|For the dosa crepes|
|4 ¾ oz|
|¼ tsp||(0.03 oz)|
|6 ½ oz|
|¾ tsp||(0.16 oz)|
|440 ml||(15 oz)|
|¾ tsp||(0.11 oz)|
|1 tsp||(0.11 oz)|
For the dosa crepes
Combine the rolled oats and fenugreek seed in a blender and blend to a fine powder.
The original recipe states that you have the option to use either rolled oats or oat flour. Alternatively, you can use 70 g rolled oats and 70 g urad dal flour.
Add the rice flour, salt, water, ginger, and chili pepper to the blender and blend well to make a smooth batter. Blend for three 1-minute cycles to incorporate well, scraping down the sides in-between if necessary.
The author uses a hot green chili pepper. If you don’t like spicy dishes, you should remove the seeds. You can also use ¼ tsp cayenne pepper instead.
Add the yeast and baking powder and blend for 30 seconds. Pour the batter into a bowl and let rest for 30 minutes.
Cooking the crepes
Heat a large skillet over medium heat. When hot, drizzle a few drops of oil into the skillet and spread using a paper towel. Drop ¼ to ⅓ cup of the batter in the skillet. Use a ladle to spread it from the center of the pan out, in circles. Cook until the crepe starts to come off the edges, about 2 minutes. Flip and cook for another 30 seconds to a minute. Transfer the cooked crepe to a container lined with paper towels and repeat with the remaining batter.
The crepes can be stored at room temperature for the day, or refrigerated for up to 4 days. Reheat before serving.
This quick version of dosa crepes calls for oat flour and rice flour. You can serve the crepes with coconut chutney or a potato side dish.
Number of dosas: According to the author, this recipe to serve six makes between 10 and 12 rice dosas.
Dosas: Dosas are a type of hearty crepe from India that are traditionally cooked on a cast-iron griddle. The original recipe is for a fermented batter made of rice and urad beans. In India, dosas are usually eaten for breakfast, typically together with sambhar (a sauce with a lentil base), masala potatoes or another potato side dish, and a coconut chutney.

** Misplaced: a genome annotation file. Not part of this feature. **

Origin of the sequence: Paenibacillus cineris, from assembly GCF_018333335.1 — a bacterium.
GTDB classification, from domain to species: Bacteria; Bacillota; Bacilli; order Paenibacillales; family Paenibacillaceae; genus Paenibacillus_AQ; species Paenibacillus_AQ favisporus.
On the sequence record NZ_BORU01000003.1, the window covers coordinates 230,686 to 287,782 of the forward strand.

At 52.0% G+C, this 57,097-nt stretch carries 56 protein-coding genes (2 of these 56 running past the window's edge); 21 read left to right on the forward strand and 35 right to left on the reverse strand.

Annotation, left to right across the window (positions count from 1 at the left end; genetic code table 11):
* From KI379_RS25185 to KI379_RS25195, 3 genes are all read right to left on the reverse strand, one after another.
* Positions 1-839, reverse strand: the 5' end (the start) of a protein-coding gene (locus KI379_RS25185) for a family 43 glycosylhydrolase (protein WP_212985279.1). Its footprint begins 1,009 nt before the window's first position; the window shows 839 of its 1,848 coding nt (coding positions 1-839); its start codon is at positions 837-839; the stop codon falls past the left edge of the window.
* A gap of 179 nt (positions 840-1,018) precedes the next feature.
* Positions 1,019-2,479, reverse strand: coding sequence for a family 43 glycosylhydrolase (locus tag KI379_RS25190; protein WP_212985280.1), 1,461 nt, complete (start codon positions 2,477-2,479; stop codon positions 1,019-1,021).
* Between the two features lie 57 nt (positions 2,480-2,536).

Fenugreek seed: Fenugreek seed is a typical Indian spice and is also often an ingredient in curry powder. It is also used in South Tyrol, where it is added to bread and cheese. Fenugreek seed has a strong aroma and is reminiscent of freshly cut hay. The flavor is slightly bitter and the texture somewhat mealy. The flavor develops best when the seeds are cooked or toasted. Fenugreek seeds are also used to treat coughs and help clear the respiratory tract. For additional information, please see the ingredient description for fenugreek seed.
Making your own rice flour: It is essentially quite easy to make rice flour and all you need is a high-speed blender and a package of rice (either white or brown).
You should adjust the amount of rice you use to the maximum volume of the blender, but then make sure not to fill the blender completely so that the flour is of high quality. Then you simply blend until the desired flour consistency is achieved. The finer the flour is, the better it will work as an ingredient for baked goods or binder since it will change the texture less. Stored in an air-tight container, the rice flour will keep at least a year. However, if you use brown rice the flour can only be stored for about half a year, even under the best of storage conditions.
Simple filling method: Use the spatula to lift the dosas up a bit on two sides so that they take on the form of a taco and then fill.
Urad beans: Urad beans, also called white and black lentils, are a popular type of beans in India. As they have the same cooking time as rice, it works well to serve these beans along with rice. In addition to the dried beans, you can also use the fresh pods and bean sprouts.
Fermentation: Alternatively, you can make the dosas in the traditional way with fermentation. The cookbook Vegan Richa’s Indian Cuisine includes a recipe like this on page 204 called South Indian Lentil and Rice Dosas.